* Information Security Oversight Office; PROPOSED RULES; National Industrial Security Program [Publication Date: 11 January 2017.]

* State; RULES; Civil Monetary Penalties Inflationary Adjustment [Publication Date: 11 January 2017.]

* State; NOTICES; Designations as Global Terrorists: Ali Damush, aka Ali Daghmoush, aka Ali Dagmoush, aka Ali Daamoush, aka Ali Dagmush, aka Shiekh Ali Musa Da’amoush [Publication Date: 11 January 2017.]

* * * * * * * * * * * * * * * * * * * *

OGS_a25. Commerce/BIS: (No new postings.)

(Source: Commerce/BIS)
* * * * * * * * * * * * * * * * * * * *

OGS_a36. State/DDTC: (No new postings.)

(Source: State/DDTC)
* * * * * * * * * * * * * * * * * * * *

OGS_a47. Treasury/OFAC Posts Important Technical Announcement for Users of OFAC’s Sanctions List Data Files

(Source: Treasury/OFAC)    
Per Office of Management and Budget (OMB) mandate, the Treasury Department will be implementing HTTP Strict Transport Security (HSTS) headers on the Treasury.gov website on Thursday, January 12 during an evening maintenance window. There is no anticipated downtime associated with this change; however, the change affects multiple domains and sub-domains, and will force users to the HTTPS site, as opposed to allowing browsers to redirect from HTTP to HTTPS. This has the potential to impact scripts that users may have developed to poll Treasury.gov for data.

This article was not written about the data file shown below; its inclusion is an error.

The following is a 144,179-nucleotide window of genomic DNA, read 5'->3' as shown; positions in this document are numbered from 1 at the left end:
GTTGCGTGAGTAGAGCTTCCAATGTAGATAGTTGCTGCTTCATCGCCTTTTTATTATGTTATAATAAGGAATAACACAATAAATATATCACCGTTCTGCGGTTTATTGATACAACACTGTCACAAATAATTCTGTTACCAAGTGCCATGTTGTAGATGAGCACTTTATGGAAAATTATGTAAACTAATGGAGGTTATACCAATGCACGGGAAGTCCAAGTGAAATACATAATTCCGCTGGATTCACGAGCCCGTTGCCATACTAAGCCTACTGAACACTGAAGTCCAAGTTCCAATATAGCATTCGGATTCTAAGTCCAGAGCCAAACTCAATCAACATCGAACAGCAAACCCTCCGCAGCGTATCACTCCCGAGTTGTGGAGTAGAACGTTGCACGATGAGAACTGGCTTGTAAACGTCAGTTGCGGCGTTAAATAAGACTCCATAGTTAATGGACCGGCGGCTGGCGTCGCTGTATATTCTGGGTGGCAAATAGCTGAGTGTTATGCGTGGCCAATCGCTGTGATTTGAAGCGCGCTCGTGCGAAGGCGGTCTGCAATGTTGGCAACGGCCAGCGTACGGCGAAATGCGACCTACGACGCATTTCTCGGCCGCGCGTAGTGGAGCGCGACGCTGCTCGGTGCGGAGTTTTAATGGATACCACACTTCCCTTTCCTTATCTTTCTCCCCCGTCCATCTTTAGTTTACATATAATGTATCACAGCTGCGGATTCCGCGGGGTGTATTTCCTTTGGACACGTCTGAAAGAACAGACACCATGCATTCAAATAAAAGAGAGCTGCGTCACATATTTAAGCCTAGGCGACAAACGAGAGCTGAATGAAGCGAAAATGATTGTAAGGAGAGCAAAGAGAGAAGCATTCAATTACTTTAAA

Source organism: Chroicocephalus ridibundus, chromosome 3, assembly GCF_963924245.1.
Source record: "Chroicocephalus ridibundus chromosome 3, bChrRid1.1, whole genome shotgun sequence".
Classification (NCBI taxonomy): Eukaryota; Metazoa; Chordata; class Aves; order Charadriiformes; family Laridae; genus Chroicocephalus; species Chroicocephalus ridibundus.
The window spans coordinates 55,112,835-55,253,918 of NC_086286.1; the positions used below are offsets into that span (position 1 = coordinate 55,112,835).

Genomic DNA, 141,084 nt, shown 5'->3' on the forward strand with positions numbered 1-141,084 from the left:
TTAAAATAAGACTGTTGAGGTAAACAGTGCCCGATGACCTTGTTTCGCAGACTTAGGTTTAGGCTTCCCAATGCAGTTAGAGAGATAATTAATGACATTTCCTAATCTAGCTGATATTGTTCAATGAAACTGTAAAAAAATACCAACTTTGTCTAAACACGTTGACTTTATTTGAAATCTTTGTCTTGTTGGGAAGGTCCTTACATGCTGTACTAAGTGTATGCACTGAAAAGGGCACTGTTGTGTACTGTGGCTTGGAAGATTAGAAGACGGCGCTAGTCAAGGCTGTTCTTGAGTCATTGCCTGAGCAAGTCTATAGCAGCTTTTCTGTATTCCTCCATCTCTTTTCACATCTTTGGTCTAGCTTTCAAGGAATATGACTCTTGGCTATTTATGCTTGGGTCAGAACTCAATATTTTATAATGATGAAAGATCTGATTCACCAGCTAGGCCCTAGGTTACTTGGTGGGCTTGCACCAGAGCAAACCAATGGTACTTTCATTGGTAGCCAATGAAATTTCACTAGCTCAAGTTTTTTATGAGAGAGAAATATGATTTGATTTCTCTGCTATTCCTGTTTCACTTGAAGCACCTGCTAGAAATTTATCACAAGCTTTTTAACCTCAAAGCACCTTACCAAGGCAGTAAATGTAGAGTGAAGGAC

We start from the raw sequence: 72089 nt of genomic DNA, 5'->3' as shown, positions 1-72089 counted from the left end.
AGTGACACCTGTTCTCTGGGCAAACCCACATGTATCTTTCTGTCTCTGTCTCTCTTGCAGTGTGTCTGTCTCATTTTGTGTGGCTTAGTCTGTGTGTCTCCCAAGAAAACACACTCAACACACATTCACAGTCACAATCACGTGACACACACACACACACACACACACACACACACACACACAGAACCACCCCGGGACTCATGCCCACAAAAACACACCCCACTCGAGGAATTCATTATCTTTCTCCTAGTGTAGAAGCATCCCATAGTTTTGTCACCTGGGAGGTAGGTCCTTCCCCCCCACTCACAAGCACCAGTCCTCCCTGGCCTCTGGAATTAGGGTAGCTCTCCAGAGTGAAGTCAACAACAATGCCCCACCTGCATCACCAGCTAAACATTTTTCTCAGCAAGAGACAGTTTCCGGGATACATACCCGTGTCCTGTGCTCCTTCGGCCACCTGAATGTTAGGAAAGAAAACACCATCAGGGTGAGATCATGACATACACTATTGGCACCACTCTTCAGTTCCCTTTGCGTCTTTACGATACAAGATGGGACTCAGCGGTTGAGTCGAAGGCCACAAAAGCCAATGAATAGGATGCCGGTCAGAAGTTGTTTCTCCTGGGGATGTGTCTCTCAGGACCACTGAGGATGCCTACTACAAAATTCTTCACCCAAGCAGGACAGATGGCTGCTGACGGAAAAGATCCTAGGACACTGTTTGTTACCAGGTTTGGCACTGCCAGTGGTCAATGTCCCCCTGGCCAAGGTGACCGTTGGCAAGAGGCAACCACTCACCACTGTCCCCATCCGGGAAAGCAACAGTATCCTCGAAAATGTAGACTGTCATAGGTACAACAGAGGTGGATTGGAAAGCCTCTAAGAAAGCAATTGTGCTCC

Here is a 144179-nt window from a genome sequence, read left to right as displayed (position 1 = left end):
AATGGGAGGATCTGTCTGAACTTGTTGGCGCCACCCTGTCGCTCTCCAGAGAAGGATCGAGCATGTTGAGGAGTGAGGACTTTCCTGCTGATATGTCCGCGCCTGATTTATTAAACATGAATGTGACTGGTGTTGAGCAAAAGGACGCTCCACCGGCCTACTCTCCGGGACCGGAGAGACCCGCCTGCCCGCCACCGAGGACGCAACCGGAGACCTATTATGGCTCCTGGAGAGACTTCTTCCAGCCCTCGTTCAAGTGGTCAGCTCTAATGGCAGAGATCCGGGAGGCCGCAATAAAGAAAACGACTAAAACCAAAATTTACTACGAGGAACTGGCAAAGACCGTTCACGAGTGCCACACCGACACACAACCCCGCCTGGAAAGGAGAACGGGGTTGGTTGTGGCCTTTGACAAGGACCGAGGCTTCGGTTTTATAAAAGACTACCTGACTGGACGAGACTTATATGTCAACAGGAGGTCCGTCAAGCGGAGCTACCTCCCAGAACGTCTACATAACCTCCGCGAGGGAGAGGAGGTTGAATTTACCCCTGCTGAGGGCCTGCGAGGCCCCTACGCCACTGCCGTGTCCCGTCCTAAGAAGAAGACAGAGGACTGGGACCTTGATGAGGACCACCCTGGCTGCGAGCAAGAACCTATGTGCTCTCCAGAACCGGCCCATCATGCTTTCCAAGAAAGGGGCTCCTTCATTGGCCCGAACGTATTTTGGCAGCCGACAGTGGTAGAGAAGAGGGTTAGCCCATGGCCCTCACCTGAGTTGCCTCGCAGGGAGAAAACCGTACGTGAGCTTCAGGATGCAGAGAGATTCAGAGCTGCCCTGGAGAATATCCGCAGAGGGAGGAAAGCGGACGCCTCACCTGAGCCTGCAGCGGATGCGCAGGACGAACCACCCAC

In addition to this change, the Treasury Department will also be updating the HTTPS cert it uses for the Treasury.gov domain during the aforementioned maintenance window.   Users may have to reinstall the root certificate for the site if they experience connection problems. The root certificate (the G3 certificate) can found at here.

Please contact OFAC technical support at 1-800-540-6322 Option #8 or O_F_A_C@treasury.gov with any questions that you may have about this change.
* * * * * * * * * * * * * * * * * * * *


. Reuters: “U.S. Senators Seek Russia Sanctions Over Hacking, Ukraine, Syria”

Senior U.S. Republican and Democratic senators will introduce legislation on Tuesday seeking to impose a wide range of sanctions on Russia over its cyber activities and actions in Syria and Ukraine.
The legislation is sponsored by 10 senators – Republicans John McCain, Lindsey Graham, Marco Rubio, Ben Sasse and Rob Portman and Democrats Ben Cardin, Robert Menendez, Jeanne Shaheen, Amy Klobuchar and Richard Durbin.
The bipartisan support increases the measure’s chances of being passed by the Republican-led Congress. A House of Representatives aide said Russia sanctions legislation also was being prepared in that chamber.
It could set up a showdown with the administration of Republican President-elect Donald Trump, who takes office on Jan. 20 and has repeatedly praised Russian President Vladimir Putin.